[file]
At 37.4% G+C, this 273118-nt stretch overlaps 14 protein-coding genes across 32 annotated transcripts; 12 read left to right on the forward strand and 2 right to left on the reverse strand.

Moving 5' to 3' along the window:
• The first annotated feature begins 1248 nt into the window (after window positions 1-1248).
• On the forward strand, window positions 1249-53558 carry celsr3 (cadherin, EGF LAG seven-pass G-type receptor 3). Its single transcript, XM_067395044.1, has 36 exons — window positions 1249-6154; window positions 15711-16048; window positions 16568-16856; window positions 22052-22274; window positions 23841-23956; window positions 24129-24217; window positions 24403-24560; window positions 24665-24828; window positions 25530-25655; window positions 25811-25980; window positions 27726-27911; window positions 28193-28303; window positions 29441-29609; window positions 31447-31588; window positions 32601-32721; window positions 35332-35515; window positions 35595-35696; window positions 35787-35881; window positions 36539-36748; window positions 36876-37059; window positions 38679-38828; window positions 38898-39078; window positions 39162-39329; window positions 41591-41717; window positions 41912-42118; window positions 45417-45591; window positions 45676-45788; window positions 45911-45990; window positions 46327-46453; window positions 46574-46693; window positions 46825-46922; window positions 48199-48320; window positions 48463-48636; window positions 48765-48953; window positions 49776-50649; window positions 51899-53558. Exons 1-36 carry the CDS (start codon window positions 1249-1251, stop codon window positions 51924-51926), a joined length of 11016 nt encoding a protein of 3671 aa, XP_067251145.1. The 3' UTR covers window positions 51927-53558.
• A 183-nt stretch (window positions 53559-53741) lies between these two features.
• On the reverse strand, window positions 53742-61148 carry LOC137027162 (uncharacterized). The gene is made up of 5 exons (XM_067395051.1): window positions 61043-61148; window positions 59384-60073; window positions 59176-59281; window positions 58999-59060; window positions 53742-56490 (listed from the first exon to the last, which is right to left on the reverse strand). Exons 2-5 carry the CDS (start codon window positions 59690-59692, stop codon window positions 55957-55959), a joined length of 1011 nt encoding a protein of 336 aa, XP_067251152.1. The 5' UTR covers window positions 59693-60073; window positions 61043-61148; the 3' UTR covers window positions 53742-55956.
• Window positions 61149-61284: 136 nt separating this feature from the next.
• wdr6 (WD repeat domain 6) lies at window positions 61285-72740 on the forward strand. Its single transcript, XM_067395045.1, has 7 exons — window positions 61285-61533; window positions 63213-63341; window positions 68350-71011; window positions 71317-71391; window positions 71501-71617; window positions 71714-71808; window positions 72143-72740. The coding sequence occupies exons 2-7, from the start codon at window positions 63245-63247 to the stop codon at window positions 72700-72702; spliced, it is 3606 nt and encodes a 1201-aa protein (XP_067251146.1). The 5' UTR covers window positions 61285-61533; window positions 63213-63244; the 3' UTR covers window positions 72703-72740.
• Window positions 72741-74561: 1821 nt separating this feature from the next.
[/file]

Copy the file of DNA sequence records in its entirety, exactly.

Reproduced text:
At 37.4% G+C, this 273118-nt stretch overlaps 14 protein-coding genes across 32 annotated transcripts; 12 read left to right on the forward strand and 2 right to left on the reverse strand.

Moving 5' to 3' along the window:
• The first annotated feature begins 1248 nt into the window (after window positions 1-1248).
• On the forward strand, window positions 1249-53558 carry celsr3 (cadherin, EGF LAG seven-pass G-type receptor 3). Its single transcript, XM_067395044.1, has 36 exons — window positions 1249-6154; window positions 15711-16048; window positions 16568-16856; window positions 22052-22274; window positions 23841-23956; window positions 24129-24217; window positions 24403-24560; window positions 24665-24828; window positions 25530-25655; window positions 25811-25980; window positions 27726-27911; window positions 28193-28303; window positions 29441-29609; window positions 31447-31588; window positions 32601-32721; window positions 35332-35515; window positions 35595-35696; window positions 35787-35881; window positions 36539-36748; window positions 36876-37059; window positions 38679-38828; window positions 38898-39078; window positions 39162-39329; window positions 41591-41717; window positions 41912-42118; window positions 45417-45591; window positions 45676-45788; window positions 45911-45990; window positions 46327-46453; window positions 46574-46693; window positions 46825-46922; window positions 48199-48320; window positions 48463-48636; window positions 48765-48953; window positions 49776-50649; window positions 51899-53558. Exons 1-36 carry the CDS (start codon window positions 1249-1251, stop codon window positions 51924-51926), a joined length of 11016 nt encoding a protein of 3671 aa, XP_067251145.1. The 3' UTR covers window positions 51927-53558.
• A 183-nt stretch (window positions 53559-53741) lies between these two features.
• On the reverse strand, window positions 53742-61148 carry LOC137027162 (uncharacterized). The gene is made up of 5 exons (XM_067395051.1): window positions 61043-61148; window positions 59384-60073; window positions 59176-59281; window positions 58999-59060; window positions 53742-56490 (listed from the first exon to the last, which is right to left on the reverse strand). Exons 2-5 carry the CDS (start codon window positions 59690-59692, stop codon window positions 55957-55959), a joined length of 1011 nt encoding a protein of 336 aa, XP_067251152.1. The 5' UTR covers window positions 59693-60073; window positions 61043-61148; the 3' UTR covers window positions 53742-55956.
• Window positions 61149-61284: 136 nt separating this feature from the next.
• wdr6 (WD repeat domain 6) lies at window positions 61285-72740 on the forward strand. Its single transcript, XM_067395045.1, has 7 exons — window positions 61285-61533; window positions 63213-63341; window positions 68350-71011; window positions 71317-71391; window positions 71501-71617; window positions 71714-71808; window positions 72143-72740. The coding sequence occupies exons 2-7, from the start codon at window positions 63245-63247 to the stop codon at window positions 72700-72702; spliced, it is 3606 nt and encodes a 1201-aa protein (XP_067251146.1). The 5' UTR covers window positions 61285-61533; window positions 63213-63244; the 3' UTR covers window positions 72703-72740.
• Window positions 72741-74561: 1821 nt separating this feature from the next.